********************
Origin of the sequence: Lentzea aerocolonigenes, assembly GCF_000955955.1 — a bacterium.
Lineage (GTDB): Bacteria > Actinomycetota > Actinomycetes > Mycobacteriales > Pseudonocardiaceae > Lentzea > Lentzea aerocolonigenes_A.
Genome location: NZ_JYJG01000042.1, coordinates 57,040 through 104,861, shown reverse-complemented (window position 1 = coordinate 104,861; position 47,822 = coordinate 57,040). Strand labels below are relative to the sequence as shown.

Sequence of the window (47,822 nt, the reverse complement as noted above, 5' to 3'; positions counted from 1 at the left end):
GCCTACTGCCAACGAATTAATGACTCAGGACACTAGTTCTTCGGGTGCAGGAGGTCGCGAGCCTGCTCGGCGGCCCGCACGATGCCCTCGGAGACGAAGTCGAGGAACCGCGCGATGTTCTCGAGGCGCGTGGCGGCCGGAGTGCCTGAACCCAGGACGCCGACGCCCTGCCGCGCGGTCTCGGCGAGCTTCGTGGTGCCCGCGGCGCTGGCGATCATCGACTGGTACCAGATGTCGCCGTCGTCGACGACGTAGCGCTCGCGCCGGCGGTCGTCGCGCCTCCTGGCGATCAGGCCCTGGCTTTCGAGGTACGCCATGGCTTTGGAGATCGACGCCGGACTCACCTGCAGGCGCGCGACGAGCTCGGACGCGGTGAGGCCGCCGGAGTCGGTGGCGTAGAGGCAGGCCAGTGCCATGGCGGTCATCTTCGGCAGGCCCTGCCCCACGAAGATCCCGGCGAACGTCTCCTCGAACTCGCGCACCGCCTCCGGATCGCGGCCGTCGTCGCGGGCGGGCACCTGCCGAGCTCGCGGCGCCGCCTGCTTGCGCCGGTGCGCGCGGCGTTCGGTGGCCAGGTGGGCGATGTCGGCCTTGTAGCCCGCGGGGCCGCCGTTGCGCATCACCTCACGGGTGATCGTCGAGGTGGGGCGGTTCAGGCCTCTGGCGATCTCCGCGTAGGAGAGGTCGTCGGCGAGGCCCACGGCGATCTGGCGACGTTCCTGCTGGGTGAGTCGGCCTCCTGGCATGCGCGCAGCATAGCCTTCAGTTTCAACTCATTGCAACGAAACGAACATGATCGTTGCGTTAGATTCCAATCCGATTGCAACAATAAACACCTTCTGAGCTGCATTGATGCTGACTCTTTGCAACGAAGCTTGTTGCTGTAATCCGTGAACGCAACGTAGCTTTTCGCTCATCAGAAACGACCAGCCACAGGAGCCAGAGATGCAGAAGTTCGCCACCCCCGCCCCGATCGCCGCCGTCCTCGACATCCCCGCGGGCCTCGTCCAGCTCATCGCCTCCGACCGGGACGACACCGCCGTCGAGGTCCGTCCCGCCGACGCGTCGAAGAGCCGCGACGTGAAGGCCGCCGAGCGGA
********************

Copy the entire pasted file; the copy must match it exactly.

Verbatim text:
Origin of the sequence: Lentzea aerocolonigenes, assembly GCF_000955955.1 — a bacterium.
Lineage (GTDB): Bacteria > Actinomycetota > Actinomycetes > Mycobacteriales > Pseudonocardiaceae > Lentzea > Lentzea aerocolonigenes_A.
Genome location: NZ_JYJG01000042.1, coordinates 57,040 through 104,861, shown reverse-complemented (window position 1 = coordinate 104,861; position 47,822 = coordinate 57,040). Strand labels below are relative to the sequence as shown.

Sequence of the window (47,822 nt, the reverse complement as noted above, 5' to 3'; positions counted from 1 at the left end):
GCCTACTGCCAACGAATTAATGACTCAGGACACTAGTTCTTCGGGTGCAGGAGGTCGCGAGCCTGCTCGGCGGCCCGCACGATGCCCTCGGAGACGAAGTCGAGGAACCGCGCGATGTTCTCGAGGCGCGTGGCGGCCGGAGTGCCTGAACCCAGGACGCCGACGCCCTGCCGCGCGGTCTCGGCGAGCTTCGTGGTGCCCGCGGCGCTGGCGATCATCGACTGGTACCAGATGTCGCCGTCGTCGACGACGTAGCGCTCGCGCCGGCGGTCGTCGCGCCTCCTGGCGATCAGGCCCTGGCTTTCGAGGTACGCCATGGCTTTGGAGATCGACGCCGGACTCACCTGCAGGCGCGCGACGAGCTCGGACGCGGTGAGGCCGCCGGAGTCGGTGGCGTAGAGGCAGGCCAGTGCCATGGCGGTCATCTTCGGCAGGCCCTGCCCCACGAAGATCCCGGCGAACGTCTCCTCGAACTCGCGCACCGCCTCCGGATCGCGGCCGTCGTCGCGGGCGGGCACCTGCCGAGCTCGCGGCGCCGCCTGCTTGCGCCGGTGCGCGCGGCGTTCGGTGGCCAGGTGGGCGATGTCGGCCTTGTAGCCCGCGGGGCCGCCGTTGCGCATCACCTCACGGGTGATCGTCGAGGTGGGGCGGTTCAGGCCTCTGGCGATCTCCGCGTAGGAGAGGTCGTCGGCGAGGCCCACGGCGATCTGGCGACGTTCCTGCTGGGTGAGTCGGCCTCCTGGCATGCGCGCAGCATAGCCTTCAGTTTCAACTCATTGCAACGAAACGAACATGATCGTTGCGTTAGATTCCAATCCGATTGCAACAATAAACACCTTCTGAGCTGCATTGATGCTGACTCTTTGCAACGAAGCTTGTTGCTGTAATCCGTGAACGCAACGTAGCTTTTCGCTCATCAGAAACGACCAGCCACAGGAGCCAGAGATGCAGAAGTTCGCCACCCCCGCCCCGATCGCCGCCGTCCTCGACATCCCCGCGGGCCTCGTCCAGCTCATCGCCTCCGACCGGGACGACACCGCCGTCGAGGTCCGTCCCGCCGACGCGTCGAAGAGCCGCGACGTGAAGGCCGCCGAGCGGA